RockLoader Dropper Downloads Locky, Kegotip, and Pony

Thursday, April 14, 2016

Ionut Arghire


A new malware downloader has been spotted recently, used to drop various malicious programs to compromised computers, including the Locky ransomware and the Kegotip and Pony info stealers.

Dubbed RockLoader, the new dropper has been spotted pushed by resources associated with the Dridex botnet via a .js file packaged inside a .zip archive and via malicious Office documents with macros. Distributed through spam emails, the new dropper is experimenting with a method for facilitating a Windows User Account Control (UAC) bypass, researchers at PhishMe reveal.

RockLoader was observed in campaigns primarily targeting UK and French organizations, and researchers at Proofpoint said last week that it was also used to load Dridex 220. Overall, the dropper was observed downloading four different pieces of malware, but it was mainly associated with the Dridex botnet and the distribution of the Locky ransomware.

While droppers are nothing new, and Upatre, previously used in Dyre and Gameover ZeuS campaigns, is one of the most popular of them, what sets RockLoader apart is its attempt to bypass UAC. According to PhishMe, the original malware executable was compiled for 32-bit operating systems, but researchers also noticed that the dropper comes with a shellcode compiled as a 64-bit binary.

After successfully bypassing UAC, RockLoader makes HTTP POST requests to the /api/ directory on its command and control host to request encoded commands for its next step. The malware can look for multiple arguments in the data it receives, and researchers suggest that it includes support for several commands.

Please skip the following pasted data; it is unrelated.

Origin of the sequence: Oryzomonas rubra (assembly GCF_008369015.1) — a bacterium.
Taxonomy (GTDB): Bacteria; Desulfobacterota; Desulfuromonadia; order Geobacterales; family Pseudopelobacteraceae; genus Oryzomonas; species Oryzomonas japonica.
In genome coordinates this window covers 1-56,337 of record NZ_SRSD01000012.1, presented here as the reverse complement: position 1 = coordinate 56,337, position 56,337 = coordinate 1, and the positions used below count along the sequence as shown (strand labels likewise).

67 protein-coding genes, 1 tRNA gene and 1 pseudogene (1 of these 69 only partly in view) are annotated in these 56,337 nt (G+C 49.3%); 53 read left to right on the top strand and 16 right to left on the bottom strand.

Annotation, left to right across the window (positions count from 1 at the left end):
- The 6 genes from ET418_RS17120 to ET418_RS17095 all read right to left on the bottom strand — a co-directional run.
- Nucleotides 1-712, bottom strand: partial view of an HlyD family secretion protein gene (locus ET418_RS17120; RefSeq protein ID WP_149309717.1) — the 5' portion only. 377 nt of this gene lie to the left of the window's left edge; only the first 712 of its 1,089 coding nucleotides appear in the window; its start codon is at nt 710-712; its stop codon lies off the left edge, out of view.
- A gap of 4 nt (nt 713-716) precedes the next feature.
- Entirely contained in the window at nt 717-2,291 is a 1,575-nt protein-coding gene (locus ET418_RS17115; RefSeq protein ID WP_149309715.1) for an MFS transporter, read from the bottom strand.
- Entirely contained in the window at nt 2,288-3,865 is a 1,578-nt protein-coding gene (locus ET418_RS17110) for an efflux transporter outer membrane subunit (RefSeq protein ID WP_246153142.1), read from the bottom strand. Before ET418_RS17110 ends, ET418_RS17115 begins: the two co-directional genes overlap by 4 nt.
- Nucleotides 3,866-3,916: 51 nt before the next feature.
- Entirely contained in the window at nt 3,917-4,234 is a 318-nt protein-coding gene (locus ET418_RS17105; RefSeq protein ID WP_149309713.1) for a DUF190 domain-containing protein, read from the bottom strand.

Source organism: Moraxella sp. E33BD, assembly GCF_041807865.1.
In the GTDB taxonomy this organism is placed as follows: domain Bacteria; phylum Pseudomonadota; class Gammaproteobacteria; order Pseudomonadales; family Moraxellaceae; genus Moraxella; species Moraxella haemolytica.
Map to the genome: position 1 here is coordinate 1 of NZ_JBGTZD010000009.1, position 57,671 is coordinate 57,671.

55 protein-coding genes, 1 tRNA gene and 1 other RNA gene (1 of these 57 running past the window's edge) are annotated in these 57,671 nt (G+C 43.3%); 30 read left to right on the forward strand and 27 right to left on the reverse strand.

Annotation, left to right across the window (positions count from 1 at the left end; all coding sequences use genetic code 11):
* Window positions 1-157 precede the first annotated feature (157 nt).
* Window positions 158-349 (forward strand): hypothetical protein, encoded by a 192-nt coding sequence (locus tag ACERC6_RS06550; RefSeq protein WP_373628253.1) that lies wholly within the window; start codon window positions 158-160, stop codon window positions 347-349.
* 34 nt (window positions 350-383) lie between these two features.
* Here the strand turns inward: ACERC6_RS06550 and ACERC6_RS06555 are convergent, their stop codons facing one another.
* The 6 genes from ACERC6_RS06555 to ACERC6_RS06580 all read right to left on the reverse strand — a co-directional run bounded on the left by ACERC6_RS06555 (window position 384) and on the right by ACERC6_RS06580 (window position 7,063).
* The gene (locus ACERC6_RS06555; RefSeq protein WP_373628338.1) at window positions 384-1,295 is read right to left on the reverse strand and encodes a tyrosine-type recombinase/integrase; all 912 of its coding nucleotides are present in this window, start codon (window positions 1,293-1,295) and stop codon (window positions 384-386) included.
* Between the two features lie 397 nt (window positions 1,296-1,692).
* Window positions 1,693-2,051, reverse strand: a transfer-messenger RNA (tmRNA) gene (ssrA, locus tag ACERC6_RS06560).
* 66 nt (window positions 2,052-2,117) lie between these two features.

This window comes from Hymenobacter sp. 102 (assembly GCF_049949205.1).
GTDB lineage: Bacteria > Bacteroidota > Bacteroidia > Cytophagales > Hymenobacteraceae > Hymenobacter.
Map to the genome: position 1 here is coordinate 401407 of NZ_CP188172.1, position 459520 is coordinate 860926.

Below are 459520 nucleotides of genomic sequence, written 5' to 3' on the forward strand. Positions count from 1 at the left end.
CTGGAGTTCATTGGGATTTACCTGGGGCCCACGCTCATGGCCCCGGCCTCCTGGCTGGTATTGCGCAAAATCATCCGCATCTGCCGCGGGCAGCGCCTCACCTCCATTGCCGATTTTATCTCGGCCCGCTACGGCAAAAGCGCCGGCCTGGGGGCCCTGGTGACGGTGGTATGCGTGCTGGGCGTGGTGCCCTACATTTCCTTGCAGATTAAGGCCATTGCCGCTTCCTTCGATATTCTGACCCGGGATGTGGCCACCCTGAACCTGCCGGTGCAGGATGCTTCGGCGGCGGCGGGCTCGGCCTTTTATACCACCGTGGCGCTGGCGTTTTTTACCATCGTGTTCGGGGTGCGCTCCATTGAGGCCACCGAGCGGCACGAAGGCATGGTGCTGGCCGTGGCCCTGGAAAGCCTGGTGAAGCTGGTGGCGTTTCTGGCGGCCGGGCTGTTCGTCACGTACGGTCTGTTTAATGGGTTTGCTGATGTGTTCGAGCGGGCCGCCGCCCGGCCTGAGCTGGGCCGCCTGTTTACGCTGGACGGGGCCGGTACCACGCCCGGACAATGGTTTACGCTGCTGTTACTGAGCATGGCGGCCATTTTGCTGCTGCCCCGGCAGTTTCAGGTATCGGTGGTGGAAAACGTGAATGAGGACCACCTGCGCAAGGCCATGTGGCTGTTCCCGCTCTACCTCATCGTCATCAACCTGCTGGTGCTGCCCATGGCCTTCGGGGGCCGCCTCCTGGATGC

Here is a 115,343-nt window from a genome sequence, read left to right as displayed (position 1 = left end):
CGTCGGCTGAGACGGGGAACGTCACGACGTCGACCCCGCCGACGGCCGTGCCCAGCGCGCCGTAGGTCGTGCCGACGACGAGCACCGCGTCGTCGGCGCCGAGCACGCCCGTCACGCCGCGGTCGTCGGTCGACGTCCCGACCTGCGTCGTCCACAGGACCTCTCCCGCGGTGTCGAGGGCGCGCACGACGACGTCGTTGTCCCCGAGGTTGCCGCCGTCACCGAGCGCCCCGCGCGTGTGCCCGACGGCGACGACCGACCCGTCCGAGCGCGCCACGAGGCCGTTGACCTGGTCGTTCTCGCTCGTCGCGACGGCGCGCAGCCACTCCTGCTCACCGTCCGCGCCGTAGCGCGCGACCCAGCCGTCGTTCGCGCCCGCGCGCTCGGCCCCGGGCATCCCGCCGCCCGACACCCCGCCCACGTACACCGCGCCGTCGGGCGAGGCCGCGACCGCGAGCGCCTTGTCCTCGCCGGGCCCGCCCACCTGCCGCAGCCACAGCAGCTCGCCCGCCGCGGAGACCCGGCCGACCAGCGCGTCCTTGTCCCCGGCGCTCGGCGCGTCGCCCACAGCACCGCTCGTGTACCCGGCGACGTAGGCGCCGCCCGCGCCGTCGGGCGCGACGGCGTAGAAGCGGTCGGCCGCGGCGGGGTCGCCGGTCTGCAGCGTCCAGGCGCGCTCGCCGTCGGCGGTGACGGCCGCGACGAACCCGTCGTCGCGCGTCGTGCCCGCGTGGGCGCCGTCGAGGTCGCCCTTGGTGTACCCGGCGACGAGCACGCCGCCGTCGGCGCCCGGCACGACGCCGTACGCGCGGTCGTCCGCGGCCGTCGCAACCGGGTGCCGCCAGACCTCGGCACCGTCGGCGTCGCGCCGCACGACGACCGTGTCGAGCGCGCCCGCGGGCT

The dropper can receive instructions such as “command” and “update,” as well as a “notask” instruction, which results in it creating and running a “1.bat” file in the temp directory to try and delete itself. Researchers also discovered that the downloader’s operators can pass multiple arguments and commands to the malware in one request.

“This vastly increases the economy and extensibility of this malware’s operation. Stacking commands in this way is where this new malware downloader really shines. With this capability, the attackers are able to drop several malware payloads to the system at once, or pass multiple commands to a single victim,” the researchers said.

PhishMe also notes that, in a campaign targeted against a UK company earlier this month, RockLoader downloaded multiple executables onto the infected machines, including the Locky Loader and the Pony info stealer. The latter was supposedly included in the package to help cybercriminals expand their C2 infrastructure, given that Pony can harvest FTP credentials from the compromised computers.

The introduction of RockLoader to the infection chain shows that attackers are continuously looking for new ways to increase their infection rates. Additionally, researchers suggest that the new dropper is expected to fill the gap left by Upatre’s absence, especially since it includes many of the strengths that made Upatre successful, as well as additional extensibility and functionality. 

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